The collection of images and news stories, published by The Times on March 9, describing participation by some Vineyard young people in the online phenomenon known as Myspace.com, inspired conversations, Letters to the Editor, and three pages of postings on the Readers Forum on the newspaper's web site. This week, in a series of presentations for adults and students in kindergarten through grade 12, sponsored jointly by the Island schools and the newspaper, Katelyn M. LeClerc, the Internet Crimes Against Children Internet Safety Program Coordinator in the Corruption, Fraud and Computer Crime Division of the Office of Attorney General Thomas Reilly, will discuss the risks attached to such communication tools as sites such as MySpace offer. She will also discuss strategies for navigating safely across the wild, wild web. Miss LeClerc delivers her message directly, as the one hundred or so adults who attended Tuesday evening's session discovered.
In March, the Times coverage of MySpace set out to understand how it and other sites like it worked. We wanted to learn how Island kids used MySpace. Above all, we wanted to put the issues raised by the coverage in front of Islanders generally and Island teens, parents, and educators in particular. Ms. LeClerc's presentations do just that.
The reaction to the March news coverage was vigorous and often critical. Young people, some of them Myspace posters, were often indignant at the attention given Myspace by The Times and particularly the images of Vineyard young people, disguised by the newspaper but recognizable with a little effort by friends and family. The critics complained variously that the news coverage focused unfairly on the deplorable aspects of some postings on Myspace, when in fact lots of posters have only innocent communication in mind. Another common complaint was that that exposing Vineyard teens who are Myspace posters was an invasion of the posters' privacy, and that doing so might harm them. Others complained that the coverage was sensational and voyeuristic.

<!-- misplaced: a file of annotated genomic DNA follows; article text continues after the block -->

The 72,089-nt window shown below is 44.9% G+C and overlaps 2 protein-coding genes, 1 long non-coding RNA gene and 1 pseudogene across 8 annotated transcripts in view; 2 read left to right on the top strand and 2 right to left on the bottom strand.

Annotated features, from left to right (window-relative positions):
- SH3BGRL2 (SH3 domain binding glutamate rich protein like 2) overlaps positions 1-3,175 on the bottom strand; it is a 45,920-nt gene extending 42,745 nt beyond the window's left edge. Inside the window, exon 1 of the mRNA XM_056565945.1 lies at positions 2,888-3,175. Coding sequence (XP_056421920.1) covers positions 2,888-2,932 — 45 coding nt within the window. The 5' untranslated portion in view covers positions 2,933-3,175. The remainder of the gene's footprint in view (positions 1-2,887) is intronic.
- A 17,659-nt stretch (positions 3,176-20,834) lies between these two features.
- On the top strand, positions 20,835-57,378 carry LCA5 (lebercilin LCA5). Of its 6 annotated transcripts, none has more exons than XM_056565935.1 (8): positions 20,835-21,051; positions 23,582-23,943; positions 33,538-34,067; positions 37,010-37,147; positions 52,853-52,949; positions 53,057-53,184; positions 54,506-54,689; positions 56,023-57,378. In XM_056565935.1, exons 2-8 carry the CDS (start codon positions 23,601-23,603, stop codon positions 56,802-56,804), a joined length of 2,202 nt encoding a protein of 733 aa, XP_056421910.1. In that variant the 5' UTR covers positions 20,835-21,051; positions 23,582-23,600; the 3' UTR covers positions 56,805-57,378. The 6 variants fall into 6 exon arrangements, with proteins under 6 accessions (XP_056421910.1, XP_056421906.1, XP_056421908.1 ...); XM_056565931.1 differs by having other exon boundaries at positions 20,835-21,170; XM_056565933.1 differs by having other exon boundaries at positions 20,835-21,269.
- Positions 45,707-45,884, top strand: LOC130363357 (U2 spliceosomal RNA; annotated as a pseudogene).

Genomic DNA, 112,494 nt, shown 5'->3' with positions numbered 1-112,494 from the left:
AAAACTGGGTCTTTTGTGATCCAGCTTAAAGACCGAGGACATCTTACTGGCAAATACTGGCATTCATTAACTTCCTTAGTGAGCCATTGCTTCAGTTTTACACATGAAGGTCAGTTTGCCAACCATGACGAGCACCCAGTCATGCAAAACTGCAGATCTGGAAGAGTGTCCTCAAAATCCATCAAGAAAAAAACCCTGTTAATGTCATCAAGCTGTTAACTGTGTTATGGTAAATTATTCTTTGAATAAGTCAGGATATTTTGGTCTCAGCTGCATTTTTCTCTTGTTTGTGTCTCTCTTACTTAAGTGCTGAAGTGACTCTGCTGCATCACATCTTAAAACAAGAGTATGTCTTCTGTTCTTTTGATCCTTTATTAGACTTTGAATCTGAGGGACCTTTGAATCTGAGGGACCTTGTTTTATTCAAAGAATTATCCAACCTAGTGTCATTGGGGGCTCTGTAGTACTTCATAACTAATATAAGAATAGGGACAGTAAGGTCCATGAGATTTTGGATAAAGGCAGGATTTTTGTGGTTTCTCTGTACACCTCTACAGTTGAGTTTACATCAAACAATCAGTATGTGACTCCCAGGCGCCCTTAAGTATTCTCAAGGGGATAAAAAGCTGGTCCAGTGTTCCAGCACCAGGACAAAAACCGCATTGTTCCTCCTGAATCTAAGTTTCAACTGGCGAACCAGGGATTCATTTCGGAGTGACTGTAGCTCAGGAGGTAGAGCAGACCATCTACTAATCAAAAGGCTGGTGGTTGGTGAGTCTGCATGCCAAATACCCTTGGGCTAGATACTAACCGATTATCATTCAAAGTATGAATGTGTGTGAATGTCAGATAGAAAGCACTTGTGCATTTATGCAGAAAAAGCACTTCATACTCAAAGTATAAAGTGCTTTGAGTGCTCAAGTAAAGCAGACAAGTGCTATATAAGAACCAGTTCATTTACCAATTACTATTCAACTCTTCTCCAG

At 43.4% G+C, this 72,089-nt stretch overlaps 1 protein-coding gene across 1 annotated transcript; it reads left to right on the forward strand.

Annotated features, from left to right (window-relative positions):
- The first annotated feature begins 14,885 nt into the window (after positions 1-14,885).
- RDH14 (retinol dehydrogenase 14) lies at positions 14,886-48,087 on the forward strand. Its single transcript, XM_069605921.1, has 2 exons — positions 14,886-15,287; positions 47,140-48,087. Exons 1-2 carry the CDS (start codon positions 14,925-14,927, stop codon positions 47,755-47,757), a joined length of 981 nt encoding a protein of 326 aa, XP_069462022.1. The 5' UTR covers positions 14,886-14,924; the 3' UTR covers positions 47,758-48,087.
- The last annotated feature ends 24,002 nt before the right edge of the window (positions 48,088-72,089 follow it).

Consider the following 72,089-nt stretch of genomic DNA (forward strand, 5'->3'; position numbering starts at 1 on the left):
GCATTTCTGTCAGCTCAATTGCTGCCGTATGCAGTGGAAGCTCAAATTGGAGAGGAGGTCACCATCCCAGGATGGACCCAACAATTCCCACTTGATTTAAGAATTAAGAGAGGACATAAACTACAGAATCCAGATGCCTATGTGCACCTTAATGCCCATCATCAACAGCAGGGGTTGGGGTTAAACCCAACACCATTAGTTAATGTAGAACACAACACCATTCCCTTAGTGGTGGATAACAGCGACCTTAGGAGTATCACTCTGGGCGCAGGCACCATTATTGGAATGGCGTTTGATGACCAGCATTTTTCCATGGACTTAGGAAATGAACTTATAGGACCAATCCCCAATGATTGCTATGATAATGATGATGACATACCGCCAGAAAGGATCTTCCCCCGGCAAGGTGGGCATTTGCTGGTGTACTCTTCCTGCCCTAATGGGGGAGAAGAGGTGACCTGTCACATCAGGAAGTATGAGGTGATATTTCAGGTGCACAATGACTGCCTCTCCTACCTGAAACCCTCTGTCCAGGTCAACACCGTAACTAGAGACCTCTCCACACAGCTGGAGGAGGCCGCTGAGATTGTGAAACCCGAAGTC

All of the criticisms missed the important point. What we learned and shared with the community of Island readers is that few of the members of these important groups, including parents and teachers but also the young people using such sites, thoroughly understood MySpace or sites like it, with all the associated risks and commercial exploitation. And, few knew much about the critical use of the web generally. That's why Ms. LeClerc's programs are so welcome.
The questions the web raises require thoughtful consideration, answers, and action not just by teenage posters but by parents, educators, and counselors who work with young people. Ms. LeClerc will help identify those answers.
For educators in particular, the question is whether students, faced with the inviting nature of the web and the false impression that online participation is somehow anonymous and private, have been taught the strategies that might help them to evaluate in a critical and informed way the information and opportunities available on the diverse, indispensable, but often weird, wacky, and even dangerous web.